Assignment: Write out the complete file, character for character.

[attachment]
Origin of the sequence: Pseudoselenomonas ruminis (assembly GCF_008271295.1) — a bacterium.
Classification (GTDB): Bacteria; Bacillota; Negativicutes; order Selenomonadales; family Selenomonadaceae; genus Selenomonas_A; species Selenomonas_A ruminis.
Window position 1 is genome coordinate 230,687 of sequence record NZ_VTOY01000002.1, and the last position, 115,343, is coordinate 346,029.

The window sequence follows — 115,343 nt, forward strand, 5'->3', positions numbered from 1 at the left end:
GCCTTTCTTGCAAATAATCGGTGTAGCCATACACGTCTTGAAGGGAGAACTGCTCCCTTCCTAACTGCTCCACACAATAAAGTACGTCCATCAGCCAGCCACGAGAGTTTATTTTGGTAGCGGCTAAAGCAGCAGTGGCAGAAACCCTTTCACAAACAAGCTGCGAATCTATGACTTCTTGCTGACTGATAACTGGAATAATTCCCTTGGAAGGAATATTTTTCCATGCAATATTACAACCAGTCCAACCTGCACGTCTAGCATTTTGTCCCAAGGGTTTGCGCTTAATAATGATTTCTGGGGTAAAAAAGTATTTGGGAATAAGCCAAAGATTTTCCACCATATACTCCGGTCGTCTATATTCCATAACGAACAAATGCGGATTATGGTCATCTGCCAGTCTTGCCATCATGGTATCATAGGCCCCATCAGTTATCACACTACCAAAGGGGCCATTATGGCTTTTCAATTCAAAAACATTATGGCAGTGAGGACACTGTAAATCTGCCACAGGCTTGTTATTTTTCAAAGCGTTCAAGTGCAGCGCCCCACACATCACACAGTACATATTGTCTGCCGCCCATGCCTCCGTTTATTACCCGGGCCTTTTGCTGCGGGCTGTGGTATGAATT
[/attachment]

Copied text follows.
Origin of the sequence: Pseudoselenomonas ruminis (assembly GCF_008271295.1) — a bacterium.
Classification (GTDB): Bacteria; Bacillota; Negativicutes; order Selenomonadales; family Selenomonadaceae; genus Selenomonas_A; species Selenomonas_A ruminis.
Window position 1 is genome coordinate 230,687 of sequence record NZ_VTOY01000002.1, and the last position, 115,343, is coordinate 346,029.

The window sequence follows — 115,343 nt, forward strand, 5'->3', positions numbered from 1 at the left end:
GCCTTTCTTGCAAATAATCGGTGTAGCCATACACGTCTTGAAGGGAGAACTGCTCCCTTCCTAACTGCTCCACACAATAAAGTACGTCCATCAGCCAGCCACGAGAGTTTATTTTGGTAGCGGCTAAAGCAGCAGTGGCAGAAACCCTTTCACAAACAAGCTGCGAATCTATGACTTCTTGCTGACTGATAACTGGAATAATTCCCTTGGAAGGAATATTTTTCCATGCAATATTACAACCAGTCCAACCTGCACGTCTAGCATTTTGTCCCAAGGGTTTGCGCTTAATAATGATTTCTGGGGTAAAAAAGTATTTGGGAATAAGCCAAAGATTTTCCACCATATACTCCGGTCGTCTATATTCCATAACGAACAAATGCGGATTATGGTCATCTGCCAGTCTTGCCATCATGGTATCATAGGCCCCATCAGTTATCACACTACCAAAGGGGCCATTATGGCTTTTCAATTCAAAAACATTATGGCAGTGAGGACACTGTAAATCTGCCACAGGCTTGTTATTTTTCAAAGCGTTCAAGTGCAGCGCCCCACACATCACACAGTACATATTGTCTGCCGCCCATGCCTCCGTTTATTACCCGGGCCTTTTGCTGCGGGCTGTGGTATGAATT